CERN is specialized for particle physics and conduct the largest particle physics lab in the world. CERN along with Lausanne University Hospital (CHUV) will develop the theoritical design of a new radiotherapy for cancer cure.
The technology will be able to boost a cancer-fighting medical technique known as FLASH radiotherapy delivering high energy electrons for the treatment of tumors as mentioned in the post of CERN’s official website. The result will give an amazing form of cancer treatment and it will be able to reach deep into the body of the patient giving a very less side effect. The completion of the first phase of the study will come to an end this September.
In this process, the FLASH effect distributes a high dose of radiation instantly ( in milliseconds rather than a minute). The tumor tissue is destroyed in the same way as in regular radiotherapy, but the healthy tissue is affected minorly which means side effect is least expected.
The amazing FLASH Therapy was identified at CHUV which established the development of the field.
“In 2018, CHUV showed complete disappearance of a tumor in resistant superficial skin cancer, with nearly no side effects. This first for FLASH treatment on humans accelerated the clinical translation of FLASH therapy,” mentioned Prof. Bourhis, Head of Radiation Oncology at CHUV, in a report.
Doses for the cure takes less than a second –
FLASH radiotherapy can provide the necessary dose of radiation in a few hearings. Each of them would take less than a second rather than having many sessions of a few minutes each.
The most important problem was to achieve high-energy electrons using compact linear accelerators. CERN and CHUV then came up with a quick fix for the issue from the conceptual design of an exclusive apparatus based on the CLIC (Compact Linear Collider) accelerator technology, which will accelerate electrons to cure tumours up to 15 to 20 cm in extent.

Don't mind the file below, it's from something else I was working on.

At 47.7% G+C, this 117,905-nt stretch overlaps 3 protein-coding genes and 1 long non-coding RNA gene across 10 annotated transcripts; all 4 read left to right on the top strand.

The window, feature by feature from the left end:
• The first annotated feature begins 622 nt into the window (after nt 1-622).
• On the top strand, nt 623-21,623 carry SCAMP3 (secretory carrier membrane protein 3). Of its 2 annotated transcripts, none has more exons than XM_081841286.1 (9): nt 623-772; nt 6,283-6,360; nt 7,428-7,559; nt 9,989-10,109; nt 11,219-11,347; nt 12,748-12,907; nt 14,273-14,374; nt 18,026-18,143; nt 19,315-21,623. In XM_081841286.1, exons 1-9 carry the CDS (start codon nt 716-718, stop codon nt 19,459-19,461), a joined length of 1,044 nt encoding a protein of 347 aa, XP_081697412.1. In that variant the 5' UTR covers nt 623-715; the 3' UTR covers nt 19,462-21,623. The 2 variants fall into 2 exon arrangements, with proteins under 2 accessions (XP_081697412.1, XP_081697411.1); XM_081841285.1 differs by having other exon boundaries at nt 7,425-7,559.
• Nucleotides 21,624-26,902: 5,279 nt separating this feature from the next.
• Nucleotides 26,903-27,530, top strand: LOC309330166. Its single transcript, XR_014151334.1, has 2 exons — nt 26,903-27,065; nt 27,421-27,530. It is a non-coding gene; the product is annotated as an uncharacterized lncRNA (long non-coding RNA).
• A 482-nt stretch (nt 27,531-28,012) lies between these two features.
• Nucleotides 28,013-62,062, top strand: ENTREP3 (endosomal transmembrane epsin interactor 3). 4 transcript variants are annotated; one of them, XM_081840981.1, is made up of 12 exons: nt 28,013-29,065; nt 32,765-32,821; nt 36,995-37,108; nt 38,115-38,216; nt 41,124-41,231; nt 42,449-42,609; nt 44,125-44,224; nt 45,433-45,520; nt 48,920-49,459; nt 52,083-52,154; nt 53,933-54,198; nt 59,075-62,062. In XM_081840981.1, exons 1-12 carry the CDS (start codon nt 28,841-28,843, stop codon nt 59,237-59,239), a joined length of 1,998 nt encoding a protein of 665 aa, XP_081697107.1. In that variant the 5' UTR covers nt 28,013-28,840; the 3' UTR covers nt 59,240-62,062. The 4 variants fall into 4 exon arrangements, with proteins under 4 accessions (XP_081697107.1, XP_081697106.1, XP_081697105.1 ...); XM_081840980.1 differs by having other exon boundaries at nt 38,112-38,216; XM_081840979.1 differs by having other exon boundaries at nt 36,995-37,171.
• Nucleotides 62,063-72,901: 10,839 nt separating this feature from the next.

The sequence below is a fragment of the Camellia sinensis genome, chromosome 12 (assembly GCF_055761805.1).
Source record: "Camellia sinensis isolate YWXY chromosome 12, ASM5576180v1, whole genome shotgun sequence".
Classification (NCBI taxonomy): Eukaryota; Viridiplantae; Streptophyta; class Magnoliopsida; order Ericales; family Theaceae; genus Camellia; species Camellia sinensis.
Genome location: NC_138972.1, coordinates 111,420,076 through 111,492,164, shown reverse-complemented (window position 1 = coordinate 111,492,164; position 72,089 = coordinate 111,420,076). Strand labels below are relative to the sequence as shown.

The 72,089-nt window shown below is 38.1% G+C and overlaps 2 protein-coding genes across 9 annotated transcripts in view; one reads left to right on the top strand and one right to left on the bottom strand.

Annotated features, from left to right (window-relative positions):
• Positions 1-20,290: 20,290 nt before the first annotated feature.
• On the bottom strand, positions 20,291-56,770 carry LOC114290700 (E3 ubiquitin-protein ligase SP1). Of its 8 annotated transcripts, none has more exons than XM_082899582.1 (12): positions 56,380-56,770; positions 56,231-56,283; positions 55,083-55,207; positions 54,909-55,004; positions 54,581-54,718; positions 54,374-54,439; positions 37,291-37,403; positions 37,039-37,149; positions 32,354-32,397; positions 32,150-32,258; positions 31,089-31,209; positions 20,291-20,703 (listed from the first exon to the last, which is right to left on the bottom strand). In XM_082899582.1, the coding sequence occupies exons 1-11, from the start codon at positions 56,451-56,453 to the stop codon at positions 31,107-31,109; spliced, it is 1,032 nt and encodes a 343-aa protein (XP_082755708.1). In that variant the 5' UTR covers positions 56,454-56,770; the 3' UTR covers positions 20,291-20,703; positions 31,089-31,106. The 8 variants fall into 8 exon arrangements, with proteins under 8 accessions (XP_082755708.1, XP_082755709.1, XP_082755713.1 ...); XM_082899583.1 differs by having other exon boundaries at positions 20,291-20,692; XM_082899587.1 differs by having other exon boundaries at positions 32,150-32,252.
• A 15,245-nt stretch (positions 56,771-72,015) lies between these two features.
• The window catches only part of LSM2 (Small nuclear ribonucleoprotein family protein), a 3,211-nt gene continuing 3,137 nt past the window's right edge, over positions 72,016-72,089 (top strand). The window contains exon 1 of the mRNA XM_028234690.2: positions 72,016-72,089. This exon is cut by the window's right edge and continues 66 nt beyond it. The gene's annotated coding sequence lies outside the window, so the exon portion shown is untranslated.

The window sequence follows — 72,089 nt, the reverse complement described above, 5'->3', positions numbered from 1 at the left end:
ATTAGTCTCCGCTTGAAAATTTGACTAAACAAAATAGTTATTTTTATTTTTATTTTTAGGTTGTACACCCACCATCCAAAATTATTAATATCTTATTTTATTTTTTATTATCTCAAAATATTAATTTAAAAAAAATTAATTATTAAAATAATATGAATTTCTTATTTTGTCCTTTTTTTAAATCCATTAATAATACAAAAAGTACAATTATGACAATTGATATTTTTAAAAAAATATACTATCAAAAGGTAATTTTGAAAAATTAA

“Using the CLIC high-performance linear electron accelerator technology, we designed a facility that is capable of treating large and deep-seated tumours in the very short timescales needed for FLASH therapy,” explains Walter Wuensch, project leader at CERN.
“Particle physics sits at the interface between fundamental science and key technological breakthroughs. The collaboration between CERN and CHUV demonstrates again how CERN technologies, unique facilities, and expertise can benefit society beyond their use for our fundamental research,” says Frédérick Bordry, CERN’s Director for Accelerators and Technology and Chair of the CERN Medical Applications Steering Committee.
“CHUV is centred on clinical excellence and patient-centric care. These values, together with the unique opportunities for development and innovation that the region offers, allow us to achieve great breakthroughs. We are particularly proud of our collaboration with CERN and strongly believe in the advancement of FLASH radiotherapy into a clinical setting,” commented Prof. Philippe Eckert, CHUV Director-General.
The new process has become convenient enough to put it for the service in the hospitals and it is expected to make a massive change for the patient suffering from cancer.
Source – cern